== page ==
WASHINGTON D.C., USA – Jade Palma Gil stood in line for over 4 hours Friday, January 20, waiting to join what is being called the Anti-Inauguration of US President Donald Trump.
Secret Service had been routinely shutting down security checkpoints all morning in the hopes of throttling the influx of protestors into the inaugural grounds. By the time Gil and the other members of Damayan finally joined the demonstration along Pennsylvania Avenue, the ceremony had already begun.
Though the crowds watching their new president being sworn into office at Capitol Hill were sparse, the outer streets of Washington DC were flooded with thousands of protestors all over the city.
Gil is the community organizer of the Damayan Migrant Workers Association, a grassroots Filipino community group based in New York City. He was part of a contingent from Damayan that came to DC to join “Inaugurate the Resistance”, a demonstration organized by the ANSWER Coalition, pulling together dozens of local and national advocacy groups from all over the country.
Amid fears of what the next 4 years have in store for minority groups in America, these demonstrators set out to make it clear they would not welcome Trump’s administration in silence. Damayan, as well as other organizations like Gabriela USA, were there to ensure that the voice of dissenting Filipino-Americans was heard.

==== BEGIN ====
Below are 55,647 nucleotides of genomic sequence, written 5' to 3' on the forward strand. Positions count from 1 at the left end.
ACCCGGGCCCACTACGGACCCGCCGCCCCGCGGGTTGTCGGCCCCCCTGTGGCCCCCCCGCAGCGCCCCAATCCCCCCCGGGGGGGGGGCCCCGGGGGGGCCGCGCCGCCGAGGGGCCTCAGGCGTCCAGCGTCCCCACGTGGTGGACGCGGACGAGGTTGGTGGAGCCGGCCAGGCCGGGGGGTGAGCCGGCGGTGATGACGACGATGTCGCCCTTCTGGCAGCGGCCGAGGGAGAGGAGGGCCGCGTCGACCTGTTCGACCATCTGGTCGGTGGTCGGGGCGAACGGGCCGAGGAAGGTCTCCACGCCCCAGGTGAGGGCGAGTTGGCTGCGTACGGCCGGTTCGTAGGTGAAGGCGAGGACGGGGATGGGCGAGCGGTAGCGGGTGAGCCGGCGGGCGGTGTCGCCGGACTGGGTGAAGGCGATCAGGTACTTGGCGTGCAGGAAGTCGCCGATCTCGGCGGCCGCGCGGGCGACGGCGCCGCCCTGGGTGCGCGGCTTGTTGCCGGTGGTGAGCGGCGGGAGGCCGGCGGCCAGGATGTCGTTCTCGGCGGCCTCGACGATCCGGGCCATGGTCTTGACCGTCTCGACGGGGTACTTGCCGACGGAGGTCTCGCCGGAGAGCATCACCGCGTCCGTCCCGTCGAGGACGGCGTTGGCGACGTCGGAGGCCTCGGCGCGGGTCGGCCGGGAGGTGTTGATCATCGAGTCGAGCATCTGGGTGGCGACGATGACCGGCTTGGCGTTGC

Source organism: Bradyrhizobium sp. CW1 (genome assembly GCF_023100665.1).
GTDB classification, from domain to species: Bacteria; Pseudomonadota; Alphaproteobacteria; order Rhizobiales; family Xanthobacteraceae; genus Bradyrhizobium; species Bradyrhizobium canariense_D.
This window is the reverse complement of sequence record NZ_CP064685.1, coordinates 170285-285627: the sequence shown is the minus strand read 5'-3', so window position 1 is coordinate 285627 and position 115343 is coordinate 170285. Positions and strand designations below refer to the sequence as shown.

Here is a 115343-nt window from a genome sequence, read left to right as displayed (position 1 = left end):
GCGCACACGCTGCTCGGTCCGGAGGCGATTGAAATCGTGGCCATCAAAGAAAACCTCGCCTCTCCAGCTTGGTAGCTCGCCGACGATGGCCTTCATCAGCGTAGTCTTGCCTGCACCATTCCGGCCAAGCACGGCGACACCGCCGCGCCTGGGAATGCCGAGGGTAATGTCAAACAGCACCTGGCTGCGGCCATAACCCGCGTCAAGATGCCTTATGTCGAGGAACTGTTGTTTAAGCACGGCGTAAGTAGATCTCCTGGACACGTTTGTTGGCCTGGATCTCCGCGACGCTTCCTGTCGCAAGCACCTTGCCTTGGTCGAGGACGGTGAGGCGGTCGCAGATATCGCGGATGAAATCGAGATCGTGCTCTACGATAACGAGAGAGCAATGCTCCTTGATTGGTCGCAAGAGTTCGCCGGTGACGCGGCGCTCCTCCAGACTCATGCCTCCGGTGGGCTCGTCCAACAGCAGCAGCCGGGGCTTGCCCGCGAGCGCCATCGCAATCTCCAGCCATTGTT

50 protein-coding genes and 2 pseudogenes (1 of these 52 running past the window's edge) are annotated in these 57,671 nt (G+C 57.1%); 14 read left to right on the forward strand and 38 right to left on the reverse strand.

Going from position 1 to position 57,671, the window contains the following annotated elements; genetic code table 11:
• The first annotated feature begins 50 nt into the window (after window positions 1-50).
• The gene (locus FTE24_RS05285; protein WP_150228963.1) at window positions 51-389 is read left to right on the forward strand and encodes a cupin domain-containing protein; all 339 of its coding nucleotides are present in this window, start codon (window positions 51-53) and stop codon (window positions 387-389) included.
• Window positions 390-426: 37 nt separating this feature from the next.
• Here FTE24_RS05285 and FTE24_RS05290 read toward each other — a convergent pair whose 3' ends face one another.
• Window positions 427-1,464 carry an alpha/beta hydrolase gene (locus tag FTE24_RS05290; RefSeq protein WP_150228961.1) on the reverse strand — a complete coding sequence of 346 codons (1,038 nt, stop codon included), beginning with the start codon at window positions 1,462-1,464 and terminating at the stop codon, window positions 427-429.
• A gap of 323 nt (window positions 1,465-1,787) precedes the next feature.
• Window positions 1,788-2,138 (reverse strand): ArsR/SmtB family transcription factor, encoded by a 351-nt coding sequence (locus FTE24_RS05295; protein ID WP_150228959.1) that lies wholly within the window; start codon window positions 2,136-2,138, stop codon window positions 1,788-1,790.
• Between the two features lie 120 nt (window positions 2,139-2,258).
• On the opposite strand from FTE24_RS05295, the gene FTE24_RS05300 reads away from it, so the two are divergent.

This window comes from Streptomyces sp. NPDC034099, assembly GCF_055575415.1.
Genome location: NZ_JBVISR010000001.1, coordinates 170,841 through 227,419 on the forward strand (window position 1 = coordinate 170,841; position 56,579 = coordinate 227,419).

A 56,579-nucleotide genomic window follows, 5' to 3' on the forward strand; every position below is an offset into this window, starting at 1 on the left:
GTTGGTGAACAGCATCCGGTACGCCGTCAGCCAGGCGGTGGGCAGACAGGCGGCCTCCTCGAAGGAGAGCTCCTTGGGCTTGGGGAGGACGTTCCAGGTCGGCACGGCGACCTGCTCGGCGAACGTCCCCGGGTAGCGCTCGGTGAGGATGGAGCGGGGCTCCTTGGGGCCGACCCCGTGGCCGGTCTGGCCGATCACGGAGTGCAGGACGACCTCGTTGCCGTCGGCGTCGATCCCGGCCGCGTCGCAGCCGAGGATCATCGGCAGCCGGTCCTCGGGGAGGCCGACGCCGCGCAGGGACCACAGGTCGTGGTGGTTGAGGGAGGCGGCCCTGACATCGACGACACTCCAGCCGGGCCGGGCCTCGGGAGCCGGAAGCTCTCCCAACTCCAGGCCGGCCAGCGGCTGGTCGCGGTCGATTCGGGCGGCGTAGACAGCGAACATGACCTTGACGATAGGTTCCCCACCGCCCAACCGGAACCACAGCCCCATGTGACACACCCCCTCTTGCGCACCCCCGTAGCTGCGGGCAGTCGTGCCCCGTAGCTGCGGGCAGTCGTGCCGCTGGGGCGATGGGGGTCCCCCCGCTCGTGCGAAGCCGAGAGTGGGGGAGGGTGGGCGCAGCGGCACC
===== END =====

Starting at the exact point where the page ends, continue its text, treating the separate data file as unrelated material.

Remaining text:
Gil believes the biggest issue the community faces right now is the deportation of undocumented Filipinos in the country. Though it’s difficult to pin down how many Filipinos are living and working in the United States without documentation, the most recent census data estimates their numbers in the millions.
“After nanalo si Trump, talagang na-trauma yung mga undocumented Pilipino dito,” Gil said. (After Trump won, the undocumented Filipinos here were definitely traumatized.)
He remembers the Damayan hotline ringing off the hook with calls from members terrified about what would happen to them and their families now that Donald Trump would be their leader.
Trump ran on a campaign of deportation and isolation, at one point labelling the Philippines a terrorist nation. Gil said that, instead of providing immigration support, the Philippine embassies responded by simply advising Filipinos to go back to the Philippines before Trump enters office.
“It’s a disaster,” said Joe Castro, a retired North Carolina native who emigrated from Manila in 1988. Castro is concerned about Trump’s stance on immigration and what it means for Filipino-Americans applying for citizenship for their families back in the Philippines. He believes the next 4 years will see many Filipinos isolated from home.
More expensive education
“The Fil-Am community, why are we here? Because we thought America would be a place where we can fit in. Democracy, freedom of speech, freedom of religion – everything we believed in, Trump has trampled [on].”
Zarah Vinola, the secretary of community affairs at the National Alliance for Filipino Concerns (Nafcon), expressed the same concern over the future of the community.